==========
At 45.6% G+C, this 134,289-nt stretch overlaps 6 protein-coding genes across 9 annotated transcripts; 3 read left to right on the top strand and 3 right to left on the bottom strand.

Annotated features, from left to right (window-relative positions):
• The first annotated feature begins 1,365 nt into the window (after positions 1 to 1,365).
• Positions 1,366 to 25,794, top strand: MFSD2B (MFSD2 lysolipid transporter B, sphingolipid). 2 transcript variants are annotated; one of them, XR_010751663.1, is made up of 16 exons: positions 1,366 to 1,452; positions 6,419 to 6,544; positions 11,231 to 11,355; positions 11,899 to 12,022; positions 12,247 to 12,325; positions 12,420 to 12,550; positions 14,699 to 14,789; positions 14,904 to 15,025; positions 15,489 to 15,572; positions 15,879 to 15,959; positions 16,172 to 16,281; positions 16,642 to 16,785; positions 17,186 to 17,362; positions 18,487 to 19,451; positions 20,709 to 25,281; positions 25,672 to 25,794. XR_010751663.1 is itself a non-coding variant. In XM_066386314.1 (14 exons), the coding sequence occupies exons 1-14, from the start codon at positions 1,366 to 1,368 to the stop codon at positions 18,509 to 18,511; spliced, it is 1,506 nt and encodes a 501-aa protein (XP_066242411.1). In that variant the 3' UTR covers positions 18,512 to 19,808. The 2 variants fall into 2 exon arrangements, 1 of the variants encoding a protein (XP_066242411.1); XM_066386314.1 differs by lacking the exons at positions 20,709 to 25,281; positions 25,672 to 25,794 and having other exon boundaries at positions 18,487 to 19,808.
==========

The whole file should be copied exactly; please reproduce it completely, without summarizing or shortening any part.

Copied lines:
At 45.6% G+C, this 134,289-nt stretch overlaps 6 protein-coding genes across 9 annotated transcripts; 3 read left to right on the top strand and 3 right to left on the bottom strand.

Annotated features, from left to right (window-relative positions):
• The first annotated feature begins 1,365 nt into the window (after positions 1 to 1,365).
• Positions 1,366 to 25,794, top strand: MFSD2B (MFSD2 lysolipid transporter B, sphingolipid). 2 transcript variants are annotated; one of them, XR_010751663.1, is made up of 16 exons: positions 1,366 to 1,452; positions 6,419 to 6,544; positions 11,231 to 11,355; positions 11,899 to 12,022; positions 12,247 to 12,325; positions 12,420 to 12,550; positions 14,699 to 14,789; positions 14,904 to 15,025; positions 15,489 to 15,572; positions 15,879 to 15,959; positions 16,172 to 16,281; positions 16,642 to 16,785; positions 17,186 to 17,362; positions 18,487 to 19,451; positions 20,709 to 25,281; positions 25,672 to 25,794. XR_010751663.1 is itself a non-coding variant. In XM_066386314.1 (14 exons), the coding sequence occupies exons 1-14, from the start codon at positions 1,366 to 1,368 to the stop codon at positions 18,509 to 18,511; spliced, it is 1,506 nt and encodes a 501-aa protein (XP_066242411.1). In that variant the 3' UTR covers positions 18,512 to 19,808. The 2 variants fall into 2 exon arrangements, 1 of the variants encoding a protein (XP_066242411.1); XM_066386314.1 differs by lacking the exons at positions 20,709 to 25,281; positions 25,672 to 25,794 and having other exon boundaries at positions 18,487 to 19,808.